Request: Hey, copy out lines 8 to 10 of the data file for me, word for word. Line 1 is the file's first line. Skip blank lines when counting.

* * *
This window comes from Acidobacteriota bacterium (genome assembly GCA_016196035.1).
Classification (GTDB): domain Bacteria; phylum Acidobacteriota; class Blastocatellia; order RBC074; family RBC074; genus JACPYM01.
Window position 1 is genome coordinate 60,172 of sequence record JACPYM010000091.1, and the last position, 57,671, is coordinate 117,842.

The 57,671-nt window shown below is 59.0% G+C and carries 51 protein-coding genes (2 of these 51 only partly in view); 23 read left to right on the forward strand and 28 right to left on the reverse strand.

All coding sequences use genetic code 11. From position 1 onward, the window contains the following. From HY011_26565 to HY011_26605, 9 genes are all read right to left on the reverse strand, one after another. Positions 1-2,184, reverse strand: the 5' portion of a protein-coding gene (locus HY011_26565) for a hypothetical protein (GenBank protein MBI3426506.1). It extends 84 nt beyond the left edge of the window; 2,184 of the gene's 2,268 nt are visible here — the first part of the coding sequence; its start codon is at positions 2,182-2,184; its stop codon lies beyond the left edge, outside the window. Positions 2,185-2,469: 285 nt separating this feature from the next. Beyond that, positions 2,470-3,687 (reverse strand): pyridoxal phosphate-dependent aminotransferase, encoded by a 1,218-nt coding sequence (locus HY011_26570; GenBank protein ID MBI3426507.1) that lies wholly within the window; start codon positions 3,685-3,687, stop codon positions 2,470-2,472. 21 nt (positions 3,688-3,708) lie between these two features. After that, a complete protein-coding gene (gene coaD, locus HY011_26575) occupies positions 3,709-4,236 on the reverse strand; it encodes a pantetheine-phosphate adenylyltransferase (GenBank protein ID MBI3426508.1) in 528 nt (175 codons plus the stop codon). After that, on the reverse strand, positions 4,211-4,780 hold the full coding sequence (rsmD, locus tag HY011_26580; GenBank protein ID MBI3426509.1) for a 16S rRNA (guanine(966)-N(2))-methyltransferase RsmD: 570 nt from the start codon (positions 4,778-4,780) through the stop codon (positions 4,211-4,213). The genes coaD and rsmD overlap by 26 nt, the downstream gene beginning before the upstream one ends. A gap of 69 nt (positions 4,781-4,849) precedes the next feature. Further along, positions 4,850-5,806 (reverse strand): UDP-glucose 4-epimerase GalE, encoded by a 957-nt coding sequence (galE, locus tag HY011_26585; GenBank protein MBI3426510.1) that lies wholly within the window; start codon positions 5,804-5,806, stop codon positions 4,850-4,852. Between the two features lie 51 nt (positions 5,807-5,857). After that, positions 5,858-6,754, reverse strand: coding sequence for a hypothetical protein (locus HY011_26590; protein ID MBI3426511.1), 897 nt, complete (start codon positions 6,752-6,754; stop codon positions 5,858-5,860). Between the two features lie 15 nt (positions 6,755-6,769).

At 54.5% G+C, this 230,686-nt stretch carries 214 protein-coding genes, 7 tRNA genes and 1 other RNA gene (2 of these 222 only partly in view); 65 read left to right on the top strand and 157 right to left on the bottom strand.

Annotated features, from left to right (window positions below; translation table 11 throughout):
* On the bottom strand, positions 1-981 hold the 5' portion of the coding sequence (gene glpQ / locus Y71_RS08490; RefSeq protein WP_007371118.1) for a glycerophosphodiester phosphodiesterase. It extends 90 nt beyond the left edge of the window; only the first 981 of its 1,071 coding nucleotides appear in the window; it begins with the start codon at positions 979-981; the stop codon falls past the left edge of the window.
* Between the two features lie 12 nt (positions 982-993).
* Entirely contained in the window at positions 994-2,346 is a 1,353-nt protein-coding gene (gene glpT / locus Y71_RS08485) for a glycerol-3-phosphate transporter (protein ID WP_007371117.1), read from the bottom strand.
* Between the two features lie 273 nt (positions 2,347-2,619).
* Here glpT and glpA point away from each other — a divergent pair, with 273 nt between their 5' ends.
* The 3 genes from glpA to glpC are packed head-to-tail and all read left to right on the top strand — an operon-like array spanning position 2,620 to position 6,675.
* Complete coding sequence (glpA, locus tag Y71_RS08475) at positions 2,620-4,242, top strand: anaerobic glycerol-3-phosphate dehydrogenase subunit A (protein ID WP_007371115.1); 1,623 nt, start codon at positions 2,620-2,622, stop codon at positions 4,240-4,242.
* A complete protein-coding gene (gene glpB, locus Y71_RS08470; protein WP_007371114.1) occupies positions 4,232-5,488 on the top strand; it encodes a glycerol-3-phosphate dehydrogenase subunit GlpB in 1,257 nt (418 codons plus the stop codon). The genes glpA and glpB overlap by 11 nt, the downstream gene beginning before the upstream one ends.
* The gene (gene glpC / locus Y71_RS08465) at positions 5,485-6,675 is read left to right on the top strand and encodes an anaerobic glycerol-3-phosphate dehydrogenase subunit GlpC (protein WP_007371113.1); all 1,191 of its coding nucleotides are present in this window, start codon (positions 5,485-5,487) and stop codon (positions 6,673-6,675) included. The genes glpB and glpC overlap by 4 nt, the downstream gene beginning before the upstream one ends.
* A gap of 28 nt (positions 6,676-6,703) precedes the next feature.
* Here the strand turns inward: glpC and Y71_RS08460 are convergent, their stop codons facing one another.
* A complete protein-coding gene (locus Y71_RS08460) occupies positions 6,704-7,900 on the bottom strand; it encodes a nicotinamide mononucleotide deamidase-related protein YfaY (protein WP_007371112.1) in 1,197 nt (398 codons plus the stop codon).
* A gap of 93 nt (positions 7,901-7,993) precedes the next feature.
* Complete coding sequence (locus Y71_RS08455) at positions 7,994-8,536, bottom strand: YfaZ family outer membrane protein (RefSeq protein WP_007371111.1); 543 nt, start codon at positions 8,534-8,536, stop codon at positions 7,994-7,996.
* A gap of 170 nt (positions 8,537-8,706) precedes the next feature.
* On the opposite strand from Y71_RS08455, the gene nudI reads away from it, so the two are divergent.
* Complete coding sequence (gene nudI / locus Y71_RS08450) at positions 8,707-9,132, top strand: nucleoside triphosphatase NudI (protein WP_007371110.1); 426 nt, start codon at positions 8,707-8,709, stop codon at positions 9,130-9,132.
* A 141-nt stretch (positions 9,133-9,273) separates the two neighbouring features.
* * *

* On the bottom strand, positions 1-981 hold the 5' portion of the coding sequence (gene glpQ / locus Y71_RS08490; RefSeq protein WP_007371118.1) for a glycerophosphodiester phosphodiesterase. It extends 90 nt beyond the left edge of the window; only the first 981 of its 1,071 coding nucleotides appear in the window; it begins with the start codon at positions 979-981; the stop codon falls past the left edge of the window.
* Between the two features lie 12 nt (positions 982-993).
* Entirely contained in the window at positions 994-2,346 is a 1,353-nt protein-coding gene (gene glpT / locus Y71_RS08485) for a glycerol-3-phosphate transporter (protein ID WP_007371117.1), read from the bottom strand.